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Between the Crescent and the Star-Spangled Banner: American Muslims and US Foreign Policy

Ali A. Mazrui
International Affairs (Royal Institute of International Affairs 1944-)
Vol. 72, No. 3, Ethnicity and International Relations (Jul., 1996), pp. 493-506
Published by: Wiley on behalf of the Royal Institute of International Affairs
DOI: 10.2307/2625553
Stable URL: http://www.jstor.org/stable/2625553
Page Count: 14
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Between the Crescent and the Star-Spangled Banner: American Muslims and US Foreign Policy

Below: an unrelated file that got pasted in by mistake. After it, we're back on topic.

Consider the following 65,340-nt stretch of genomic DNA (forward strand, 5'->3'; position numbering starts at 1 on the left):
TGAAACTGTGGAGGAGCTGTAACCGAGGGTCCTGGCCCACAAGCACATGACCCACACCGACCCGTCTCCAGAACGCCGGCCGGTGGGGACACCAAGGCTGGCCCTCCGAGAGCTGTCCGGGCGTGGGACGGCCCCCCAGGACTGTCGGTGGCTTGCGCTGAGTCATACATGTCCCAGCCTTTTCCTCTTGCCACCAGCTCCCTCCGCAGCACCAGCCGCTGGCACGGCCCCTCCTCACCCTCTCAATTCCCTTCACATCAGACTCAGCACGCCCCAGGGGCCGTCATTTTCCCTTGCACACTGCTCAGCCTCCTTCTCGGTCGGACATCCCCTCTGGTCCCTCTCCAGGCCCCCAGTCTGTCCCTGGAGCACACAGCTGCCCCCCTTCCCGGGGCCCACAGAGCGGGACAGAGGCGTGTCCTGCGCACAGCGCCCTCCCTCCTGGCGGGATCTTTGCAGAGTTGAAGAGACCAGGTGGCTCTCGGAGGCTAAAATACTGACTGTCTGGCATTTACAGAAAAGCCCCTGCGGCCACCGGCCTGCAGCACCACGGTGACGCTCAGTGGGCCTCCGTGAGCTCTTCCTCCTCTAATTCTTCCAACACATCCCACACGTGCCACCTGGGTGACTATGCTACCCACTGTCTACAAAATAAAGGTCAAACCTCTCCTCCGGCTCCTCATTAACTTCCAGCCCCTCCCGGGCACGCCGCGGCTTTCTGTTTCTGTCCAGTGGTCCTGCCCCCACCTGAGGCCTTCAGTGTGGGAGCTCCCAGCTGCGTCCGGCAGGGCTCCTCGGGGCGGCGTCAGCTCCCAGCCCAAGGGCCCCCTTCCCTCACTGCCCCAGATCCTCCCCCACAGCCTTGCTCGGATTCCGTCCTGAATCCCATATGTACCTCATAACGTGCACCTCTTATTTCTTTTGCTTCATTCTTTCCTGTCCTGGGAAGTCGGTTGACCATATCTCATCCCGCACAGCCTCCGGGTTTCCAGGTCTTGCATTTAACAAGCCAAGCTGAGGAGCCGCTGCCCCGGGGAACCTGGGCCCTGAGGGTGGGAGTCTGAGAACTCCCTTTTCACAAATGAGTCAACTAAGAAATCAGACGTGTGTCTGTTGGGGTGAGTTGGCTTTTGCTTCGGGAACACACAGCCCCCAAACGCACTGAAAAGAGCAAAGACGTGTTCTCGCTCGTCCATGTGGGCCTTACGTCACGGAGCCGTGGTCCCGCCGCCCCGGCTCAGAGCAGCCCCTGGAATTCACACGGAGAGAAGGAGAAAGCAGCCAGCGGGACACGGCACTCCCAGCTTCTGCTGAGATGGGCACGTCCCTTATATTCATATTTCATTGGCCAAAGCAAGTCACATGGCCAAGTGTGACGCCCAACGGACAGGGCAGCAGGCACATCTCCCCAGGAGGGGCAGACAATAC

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Abstract

The author notes that while Muslims are as numerous asJews in the United States, they wield only a fraction of the influence on politics, specifically on foreign policy. Identifying four aspects of the American Muslim identity-national origin, racial affiliation, religious affiliation and American affiliation-he examines how these affect the views ofAmerican Muslims towards US foreign policy. He notes the conflicting attractions of the two main US political parties for American Muslims and the role played by the Nation of Islam under Louis Farrakhan. He concludes with an analysis of the diferences between 'indigenous' and 'immigrant' Muslim Americans.

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